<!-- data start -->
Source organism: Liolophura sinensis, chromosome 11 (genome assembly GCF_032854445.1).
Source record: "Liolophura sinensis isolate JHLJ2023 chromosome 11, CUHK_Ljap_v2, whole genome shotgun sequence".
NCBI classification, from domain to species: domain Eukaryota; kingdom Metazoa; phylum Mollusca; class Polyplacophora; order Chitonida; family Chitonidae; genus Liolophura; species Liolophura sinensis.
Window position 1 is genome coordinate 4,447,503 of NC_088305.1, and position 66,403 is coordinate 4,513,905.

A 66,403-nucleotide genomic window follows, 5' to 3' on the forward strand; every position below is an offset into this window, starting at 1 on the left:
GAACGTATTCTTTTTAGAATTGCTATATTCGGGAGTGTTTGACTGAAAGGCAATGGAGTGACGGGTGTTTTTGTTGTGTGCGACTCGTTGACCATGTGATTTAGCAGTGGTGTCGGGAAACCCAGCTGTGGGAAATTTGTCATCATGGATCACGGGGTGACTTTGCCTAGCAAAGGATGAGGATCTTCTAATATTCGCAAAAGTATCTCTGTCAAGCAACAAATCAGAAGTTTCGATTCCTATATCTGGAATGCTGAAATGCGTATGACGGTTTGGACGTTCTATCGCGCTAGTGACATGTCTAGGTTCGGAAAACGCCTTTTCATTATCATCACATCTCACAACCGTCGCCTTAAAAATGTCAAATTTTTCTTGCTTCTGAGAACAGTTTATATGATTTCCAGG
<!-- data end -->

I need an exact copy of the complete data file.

Source organism: Liolophura sinensis, chromosome 11 (genome assembly GCF_032854445.1).
Source record: "Liolophura sinensis isolate JHLJ2023 chromosome 11, CUHK_Ljap_v2, whole genome shotgun sequence".
NCBI classification, from domain to species: domain Eukaryota; kingdom Metazoa; phylum Mollusca; class Polyplacophora; order Chitonida; family Chitonidae; genus Liolophura; species Liolophura sinensis.
Window position 1 is genome coordinate 4,447,503 of NC_088305.1, and position 66,403 is coordinate 4,513,905.

A 66,403-nucleotide genomic window follows, 5' to 3' on the forward strand; every position below is an offset into this window, starting at 1 on the left:
GAACGTATTCTTTTTAGAATTGCTATATTCGGGAGTGTTTGACTGAAAGGCAATGGAGTGACGGGTGTTTTTGTTGTGTGCGACTCGTTGACCATGTGATTTAGCAGTGGTGTCGGGAAACCCAGCTGTGGGAAATTTGTCATCATGGATCACGGGGTGACTTTGCCTAGCAAAGGATGAGGATCTTCTAATATTCGCAAAAGTATCTCTGTCAAGCAACAAATCAGAAGTTTCGATTCCTATATCTGGAATGCTGAAATGCGTATGACGGTTTGGACGTTCTATCGCGCTAGTGACATGTCTAGGTTCGGAAAACGCCTTTTCATTATCATCACATCTCACAACCGTCGCCTTAAAAATGTCAAATTTTTCTTGCTTCTGAGAACAGTTTATATGATTTCCAGG